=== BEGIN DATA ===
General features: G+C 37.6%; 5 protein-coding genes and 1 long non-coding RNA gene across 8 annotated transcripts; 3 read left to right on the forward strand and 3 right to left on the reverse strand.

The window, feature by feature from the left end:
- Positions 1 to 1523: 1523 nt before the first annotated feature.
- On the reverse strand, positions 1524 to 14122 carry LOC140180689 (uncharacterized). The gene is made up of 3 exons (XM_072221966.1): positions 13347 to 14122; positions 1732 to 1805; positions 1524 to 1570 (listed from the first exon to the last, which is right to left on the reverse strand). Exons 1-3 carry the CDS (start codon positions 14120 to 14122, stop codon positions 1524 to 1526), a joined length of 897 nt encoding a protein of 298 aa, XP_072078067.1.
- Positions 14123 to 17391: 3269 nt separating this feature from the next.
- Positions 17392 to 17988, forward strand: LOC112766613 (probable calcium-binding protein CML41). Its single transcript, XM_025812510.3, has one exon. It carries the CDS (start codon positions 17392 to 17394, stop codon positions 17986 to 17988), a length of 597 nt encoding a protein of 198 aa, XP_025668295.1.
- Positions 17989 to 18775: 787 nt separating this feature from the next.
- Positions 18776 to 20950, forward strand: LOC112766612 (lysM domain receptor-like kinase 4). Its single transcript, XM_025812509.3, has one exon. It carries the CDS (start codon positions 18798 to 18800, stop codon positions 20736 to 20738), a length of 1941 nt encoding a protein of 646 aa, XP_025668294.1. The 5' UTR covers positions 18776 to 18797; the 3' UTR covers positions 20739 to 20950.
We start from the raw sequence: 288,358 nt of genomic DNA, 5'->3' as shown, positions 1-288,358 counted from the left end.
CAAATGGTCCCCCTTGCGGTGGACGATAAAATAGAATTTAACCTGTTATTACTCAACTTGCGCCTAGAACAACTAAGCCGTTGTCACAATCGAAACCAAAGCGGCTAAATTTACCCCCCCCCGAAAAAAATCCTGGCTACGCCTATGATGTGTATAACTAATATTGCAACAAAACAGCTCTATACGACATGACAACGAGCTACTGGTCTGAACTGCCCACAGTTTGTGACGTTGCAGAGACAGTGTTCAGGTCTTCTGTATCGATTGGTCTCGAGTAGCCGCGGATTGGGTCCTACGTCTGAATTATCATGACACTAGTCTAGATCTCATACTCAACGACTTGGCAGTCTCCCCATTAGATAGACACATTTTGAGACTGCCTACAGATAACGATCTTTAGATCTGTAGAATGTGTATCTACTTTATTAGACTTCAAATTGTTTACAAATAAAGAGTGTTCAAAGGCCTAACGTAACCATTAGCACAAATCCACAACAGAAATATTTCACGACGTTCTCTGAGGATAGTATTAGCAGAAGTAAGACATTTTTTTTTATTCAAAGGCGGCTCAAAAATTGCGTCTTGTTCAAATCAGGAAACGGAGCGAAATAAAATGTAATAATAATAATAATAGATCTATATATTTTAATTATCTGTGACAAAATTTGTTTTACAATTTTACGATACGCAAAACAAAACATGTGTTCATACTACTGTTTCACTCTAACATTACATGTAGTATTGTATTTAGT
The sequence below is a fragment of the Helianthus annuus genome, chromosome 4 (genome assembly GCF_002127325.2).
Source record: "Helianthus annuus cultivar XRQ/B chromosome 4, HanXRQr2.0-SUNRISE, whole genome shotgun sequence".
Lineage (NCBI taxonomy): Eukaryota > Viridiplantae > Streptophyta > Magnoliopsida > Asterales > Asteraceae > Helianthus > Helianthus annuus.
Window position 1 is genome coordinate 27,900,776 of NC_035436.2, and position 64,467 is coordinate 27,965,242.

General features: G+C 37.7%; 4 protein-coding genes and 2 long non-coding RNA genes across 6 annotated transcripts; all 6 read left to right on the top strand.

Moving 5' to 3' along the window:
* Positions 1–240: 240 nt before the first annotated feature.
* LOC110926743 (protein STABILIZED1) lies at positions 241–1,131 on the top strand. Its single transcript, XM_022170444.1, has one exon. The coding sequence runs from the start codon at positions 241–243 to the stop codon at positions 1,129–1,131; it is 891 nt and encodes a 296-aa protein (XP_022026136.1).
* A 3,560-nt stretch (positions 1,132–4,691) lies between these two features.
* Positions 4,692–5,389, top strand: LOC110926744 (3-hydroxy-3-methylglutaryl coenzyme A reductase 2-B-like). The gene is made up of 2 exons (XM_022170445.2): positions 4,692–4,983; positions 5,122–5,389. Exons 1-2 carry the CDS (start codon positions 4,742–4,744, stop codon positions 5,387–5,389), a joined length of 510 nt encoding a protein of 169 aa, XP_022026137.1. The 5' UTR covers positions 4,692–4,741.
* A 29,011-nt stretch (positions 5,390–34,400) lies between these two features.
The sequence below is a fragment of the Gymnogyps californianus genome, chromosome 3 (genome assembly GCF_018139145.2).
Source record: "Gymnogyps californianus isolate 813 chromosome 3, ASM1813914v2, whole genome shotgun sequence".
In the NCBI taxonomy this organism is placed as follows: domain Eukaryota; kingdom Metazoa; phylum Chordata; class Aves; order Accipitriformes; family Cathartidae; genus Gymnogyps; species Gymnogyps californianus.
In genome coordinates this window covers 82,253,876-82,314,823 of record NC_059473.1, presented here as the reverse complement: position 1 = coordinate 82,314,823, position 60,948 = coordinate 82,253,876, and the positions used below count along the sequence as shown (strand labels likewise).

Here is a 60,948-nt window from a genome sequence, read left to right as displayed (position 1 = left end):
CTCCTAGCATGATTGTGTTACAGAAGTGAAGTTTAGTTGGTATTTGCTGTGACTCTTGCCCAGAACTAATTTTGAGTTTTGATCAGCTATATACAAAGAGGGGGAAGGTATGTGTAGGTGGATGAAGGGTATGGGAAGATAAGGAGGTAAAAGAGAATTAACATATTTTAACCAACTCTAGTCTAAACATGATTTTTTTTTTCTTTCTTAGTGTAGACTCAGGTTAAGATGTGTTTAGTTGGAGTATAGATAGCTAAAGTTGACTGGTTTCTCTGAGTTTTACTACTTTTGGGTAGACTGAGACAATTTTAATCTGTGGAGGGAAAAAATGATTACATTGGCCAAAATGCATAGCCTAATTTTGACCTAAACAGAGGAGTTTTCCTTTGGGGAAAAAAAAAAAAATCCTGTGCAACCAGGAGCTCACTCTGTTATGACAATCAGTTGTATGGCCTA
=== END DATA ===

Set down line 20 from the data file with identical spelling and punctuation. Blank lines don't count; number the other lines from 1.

* Positions 4,692–5,389, top strand: LOC110926744 (3-hydroxy-3-methylglutaryl coenzyme A reductase 2-B-like). The gene is made up of 2 exons (XM_022170445.2): positions 4,692–4,983; positions 5,122–5,389. Exons 1-2 carry the CDS (start codon positions 4,742–4,744, stop codon positions 5,387–5,389), a joined length of 510 nt encoding a protein of 169 aa, XP_022026137.1. The 5' UTR covers positions 4,692–4,741.